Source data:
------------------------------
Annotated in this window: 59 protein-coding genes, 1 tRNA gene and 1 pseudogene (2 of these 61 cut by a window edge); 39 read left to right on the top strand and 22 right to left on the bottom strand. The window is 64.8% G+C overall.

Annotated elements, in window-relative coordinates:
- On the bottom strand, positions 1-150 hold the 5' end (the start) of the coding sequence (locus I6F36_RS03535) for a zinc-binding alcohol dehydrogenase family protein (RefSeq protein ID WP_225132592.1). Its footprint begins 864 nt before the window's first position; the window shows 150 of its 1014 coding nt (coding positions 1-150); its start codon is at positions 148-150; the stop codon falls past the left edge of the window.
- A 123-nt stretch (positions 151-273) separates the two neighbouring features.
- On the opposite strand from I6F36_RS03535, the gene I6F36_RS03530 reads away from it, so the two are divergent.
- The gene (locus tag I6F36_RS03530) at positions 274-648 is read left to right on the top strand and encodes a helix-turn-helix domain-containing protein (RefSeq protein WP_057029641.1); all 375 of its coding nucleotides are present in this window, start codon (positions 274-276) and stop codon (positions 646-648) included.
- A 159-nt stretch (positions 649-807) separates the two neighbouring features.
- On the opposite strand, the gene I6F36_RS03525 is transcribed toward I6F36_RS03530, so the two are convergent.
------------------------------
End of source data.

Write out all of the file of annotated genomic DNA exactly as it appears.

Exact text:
Annotated in this window: 59 protein-coding genes, 1 tRNA gene and 1 pseudogene (2 of these 61 cut by a window edge); 39 read left to right on the top strand and 22 right to left on the bottom strand. The window is 64.8% G+C overall.

Annotated elements, in window-relative coordinates:
- On the bottom strand, positions 1-150 hold the 5' end (the start) of the coding sequence (locus I6F36_RS03535) for a zinc-binding alcohol dehydrogenase family protein (RefSeq protein ID WP_225132592.1). Its footprint begins 864 nt before the window's first position; the window shows 150 of its 1014 coding nt (coding positions 1-150); its start codon is at positions 148-150; the stop codon falls past the left edge of the window.
- A 123-nt stretch (positions 151-273) separates the two neighbouring features.
- On the opposite strand from I6F36_RS03535, the gene I6F36_RS03530 reads away from it, so the two are divergent.
- The gene (locus tag I6F36_RS03530) at positions 274-648 is read left to right on the top strand and encodes a helix-turn-helix domain-containing protein (RefSeq protein WP_057029641.1); all 375 of its coding nucleotides are present in this window, start codon (positions 274-276) and stop codon (positions 646-648) included.
- A 159-nt stretch (positions 649-807) separates the two neighbouring features.
- On the opposite strand, the gene I6F36_RS03525 is transcribed toward I6F36_RS03530, so the two are convergent.